• FOS_AdminGd_v700-02.pdf (3 June 2011, 580p)
  • FOS_FCIP_AdminGd_v700.pdf (29 April 2011, 136p)
  • NetworkAdvisor_SAN_InstallGd_v1110.pdf (13 May 2011, 47p)
  • NetworkAdvisor_SAN_Manual_v1110.pdf (13 May 2011, 1301p)
  • v7.0.0_releasenotes_v1.0.pdf (29 April 2011, 125p)
  • SH_Family_DS_03.pdf (SAN Health Family, brochure/data sheet)
  • Brocade_Adapters_v2.3.0.0_Admin_Guide.pdf (27 October 2010, 292p)
  • AccessGateway_AdminGd_v700.pdf (29 April 2011, 102p)

The newer versions are not available if you have a registered account on my.brocade.com without any product registered to it. I’ve e-mailed Brocade asking for more access. In the meantime some are available on for example HP.com – but the Brocade release notes are not available there. And the HP Release notes for 7.0.0a have the HP names of the products.
On HP’s site you can go to the manuals for the 8/40 to get some more documents.

Actually it looks like the documents available are quite up to date. I guess the Admin Guides etc don’t update that often anyway. There is however a document in the manuals link above that explains that there have been some changes to some of the Brocade Documents. This might be worth checking out.

The conclusion of this little exercise is that the material available is currently good enough (for me).

Reading encrypted/password protected pdf on Linux

Brocade Logo

The problematic PDF

The CFP300 material on http://community.brocade.com/docs/DOC-2041 is encrypted so that it cannot be printed/re-edited without a password.

If you try to open this with evince (default .pdf viewer in Gnome) it will ask for a password.
pdftotext (comes with the software suite poppler) says:

Error: Weird encryption info
Error: Incorrect password

It’s only the material starting with M0* that has this issue, this has also been seen with other documents. Maybe this is because they were created with a too new version of Adobe Acrobat that evince/pdftotext doesn’t support.
The rest of the material are going to be public and they are user/admin guides anyway. But the M0* files are from the actual course material for the 16G so this is why.

The solution on RHEL6 x64: install FoxitReader. Download the .rpm – then hit ‘rpm -Uvh FoxitReader-1.1-0.fc9.i386.rpm’ and it will be installed. To start it just hit ‘FoxitReader’.

Anyway I think it’s nice of Brocade to pre-release the course material for those doing the beta-test. If you want the real material the cheapest is 650$ and then you get the material, narration of the pdfs (usually good quality, not just reading off the presentations) and a few quite good lab exercises.

The Studying

Just threading along here with the material, slowly but steady.
I’m starting with the NPIV / Access Gateway stuff. It’s a bit more complicated than just a switch that isn’t its own domain, it’s also mapping the virtual WWN to the N_ports (a switch in AG mode has N_ports that connect to F_ports in another switch). Usually N_ports are on hosts’ and targets’ ports and the switches’ has the F_ports.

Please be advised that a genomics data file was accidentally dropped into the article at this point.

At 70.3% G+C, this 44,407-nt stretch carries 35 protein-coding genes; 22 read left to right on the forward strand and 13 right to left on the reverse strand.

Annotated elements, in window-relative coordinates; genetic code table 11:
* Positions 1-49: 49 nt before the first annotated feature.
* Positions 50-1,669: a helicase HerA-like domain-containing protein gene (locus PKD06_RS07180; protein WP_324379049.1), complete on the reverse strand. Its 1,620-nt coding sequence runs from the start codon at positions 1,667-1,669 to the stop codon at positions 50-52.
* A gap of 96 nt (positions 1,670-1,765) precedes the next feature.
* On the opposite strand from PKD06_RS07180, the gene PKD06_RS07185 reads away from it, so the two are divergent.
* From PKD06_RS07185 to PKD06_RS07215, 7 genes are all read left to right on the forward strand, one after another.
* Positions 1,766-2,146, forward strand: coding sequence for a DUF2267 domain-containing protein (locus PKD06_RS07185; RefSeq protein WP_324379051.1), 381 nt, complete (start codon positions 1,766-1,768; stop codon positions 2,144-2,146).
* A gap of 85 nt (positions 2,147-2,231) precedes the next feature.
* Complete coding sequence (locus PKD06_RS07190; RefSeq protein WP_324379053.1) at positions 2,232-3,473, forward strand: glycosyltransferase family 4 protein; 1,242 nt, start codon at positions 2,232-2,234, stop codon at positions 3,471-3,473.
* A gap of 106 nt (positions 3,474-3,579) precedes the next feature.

Latest FOS ( Fabric OS ) Firmware on HP’s Brocade SAN switches

How to find the latest firmware for an HP Brocade SAN switch:

How to find out which Brocade Firmware is the latest and which is the last supported one?

  1. On HP SPOCK: http://h20272.www2.hp.com/ (this required an HP Passport, they are free to create).
  2. Go to Switches, then click on B-series connectivity stream.

The B-series conenctivity stream document gets updated often and it has the recommended (usually latest) and the supported Fabric OS releases for each switch type.

How to find the last supported firmware for an HP Brocade SAN switch:

Usually the EOL of a firmware is announced when a new one is released.
See this customer notice of 6.4.1b:

HP’s Brocade firmwares compatible with other switches?

After a question in my SAN switch firmware upgrade article I made a comparison of two downloads of 6.3.1b (one via IBM and one from HP) – the only differences were a file called ancillary and one called EULA.pdf. I used examdiff to find the differences.

All the sub-directories were the same, only the above two files were added in the HP one.
I believe quite strongly that you can use the HP firmwares to upgrade Brocade switches that are branded by other vendors.

At least IBM and normal Brocade ones.

As they are using the very same Brocade firmware that Brocade themself use, it might be hard for the vendors to change the switch that much.

It would be interesting to investigate if other vendors add something to make theirs not, but I have no way of acquiring such a firmware.

The EULA looks like a normal HP standard end user license agreement form. The HP ancillary.txt file contains this:

“This ancillary.txt file provides information as to how to obtain the open source or other third party licenses in this distribution. To obtain such licenses, run the following CLI command at the prompt, “opensource”.
This ancillary.txt file also provides the instructions for customers who require a copy of the
machine-readable GPL Source Code by written request.  Upon your written request, HP will provide to You, for a fee covering the cost of distribution, a complete machine-readable copy of the GPL Source Code. Your written request for GPL Source Code can be sent via email to FC_Infrastructure_OpenSourceRequest@hp.com. In the request, include product name, version number, your name, and your shipping address. “